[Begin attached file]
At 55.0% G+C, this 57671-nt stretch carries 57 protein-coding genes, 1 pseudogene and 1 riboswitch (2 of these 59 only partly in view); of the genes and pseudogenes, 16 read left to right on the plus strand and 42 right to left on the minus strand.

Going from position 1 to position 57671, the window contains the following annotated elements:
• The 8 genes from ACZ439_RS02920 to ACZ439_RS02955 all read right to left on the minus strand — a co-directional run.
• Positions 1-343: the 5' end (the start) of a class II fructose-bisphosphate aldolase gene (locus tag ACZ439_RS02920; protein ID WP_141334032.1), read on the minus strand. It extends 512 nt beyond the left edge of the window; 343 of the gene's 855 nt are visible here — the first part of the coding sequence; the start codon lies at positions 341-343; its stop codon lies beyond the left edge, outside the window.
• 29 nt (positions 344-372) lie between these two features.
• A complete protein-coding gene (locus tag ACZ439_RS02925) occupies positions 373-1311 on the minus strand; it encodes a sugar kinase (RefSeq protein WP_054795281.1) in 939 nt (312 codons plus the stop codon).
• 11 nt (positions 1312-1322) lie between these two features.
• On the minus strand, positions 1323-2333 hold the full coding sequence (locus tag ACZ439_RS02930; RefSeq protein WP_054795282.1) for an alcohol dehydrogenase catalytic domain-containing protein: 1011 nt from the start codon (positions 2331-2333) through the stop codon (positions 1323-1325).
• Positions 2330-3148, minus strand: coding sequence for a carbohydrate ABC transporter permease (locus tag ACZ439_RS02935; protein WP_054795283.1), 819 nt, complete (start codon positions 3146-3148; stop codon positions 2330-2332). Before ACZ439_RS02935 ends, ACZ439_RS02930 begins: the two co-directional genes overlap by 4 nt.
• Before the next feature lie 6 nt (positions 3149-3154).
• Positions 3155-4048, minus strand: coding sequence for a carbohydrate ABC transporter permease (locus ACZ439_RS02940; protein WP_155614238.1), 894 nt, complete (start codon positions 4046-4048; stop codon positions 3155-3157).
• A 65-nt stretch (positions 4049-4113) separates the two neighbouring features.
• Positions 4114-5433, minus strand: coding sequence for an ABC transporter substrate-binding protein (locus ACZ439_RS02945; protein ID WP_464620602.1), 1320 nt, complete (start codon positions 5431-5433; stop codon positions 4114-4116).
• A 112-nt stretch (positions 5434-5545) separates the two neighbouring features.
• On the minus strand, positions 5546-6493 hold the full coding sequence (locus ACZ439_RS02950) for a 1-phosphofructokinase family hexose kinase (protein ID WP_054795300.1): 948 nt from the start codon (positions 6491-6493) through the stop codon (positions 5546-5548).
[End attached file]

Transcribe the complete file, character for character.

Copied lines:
At 55.0% G+C, this 57671-nt stretch carries 57 protein-coding genes, 1 pseudogene and 1 riboswitch (2 of these 59 only partly in view); of the genes and pseudogenes, 16 read left to right on the plus strand and 42 right to left on the minus strand.

Going from position 1 to position 57671, the window contains the following annotated elements:
• The 8 genes from ACZ439_RS02920 to ACZ439_RS02955 all read right to left on the minus strand — a co-directional run.
• Positions 1-343: the 5' end (the start) of a class II fructose-bisphosphate aldolase gene (locus tag ACZ439_RS02920; protein ID WP_141334032.1), read on the minus strand. It extends 512 nt beyond the left edge of the window; 343 of the gene's 855 nt are visible here — the first part of the coding sequence; the start codon lies at positions 341-343; its stop codon lies beyond the left edge, outside the window.
• 29 nt (positions 344-372) lie between these two features.
• A complete protein-coding gene (locus tag ACZ439_RS02925) occupies positions 373-1311 on the minus strand; it encodes a sugar kinase (RefSeq protein WP_054795281.1) in 939 nt (312 codons plus the stop codon).
• 11 nt (positions 1312-1322) lie between these two features.
• On the minus strand, positions 1323-2333 hold the full coding sequence (locus tag ACZ439_RS02930; RefSeq protein WP_054795282.1) for an alcohol dehydrogenase catalytic domain-containing protein: 1011 nt from the start codon (positions 2331-2333) through the stop codon (positions 1323-1325).
• Positions 2330-3148, minus strand: coding sequence for a carbohydrate ABC transporter permease (locus tag ACZ439_RS02935; protein WP_054795283.1), 819 nt, complete (start codon positions 3146-3148; stop codon positions 2330-2332). Before ACZ439_RS02935 ends, ACZ439_RS02930 begins: the two co-directional genes overlap by 4 nt.
• Before the next feature lie 6 nt (positions 3149-3154).
• Positions 3155-4048, minus strand: coding sequence for a carbohydrate ABC transporter permease (locus ACZ439_RS02940; protein WP_155614238.1), 894 nt, complete (start codon positions 4046-4048; stop codon positions 3155-3157).
• A 65-nt stretch (positions 4049-4113) separates the two neighbouring features.
• Positions 4114-5433, minus strand: coding sequence for an ABC transporter substrate-binding protein (locus ACZ439_RS02945; protein ID WP_464620602.1), 1320 nt, complete (start codon positions 5431-5433; stop codon positions 4114-4116).
• A 112-nt stretch (positions 5434-5545) separates the two neighbouring features.
• On the minus strand, positions 5546-6493 hold the full coding sequence (locus ACZ439_RS02950) for a 1-phosphofructokinase family hexose kinase (protein ID WP_054795300.1): 948 nt from the start codon (positions 6491-6493) through the stop codon (positions 5546-5548).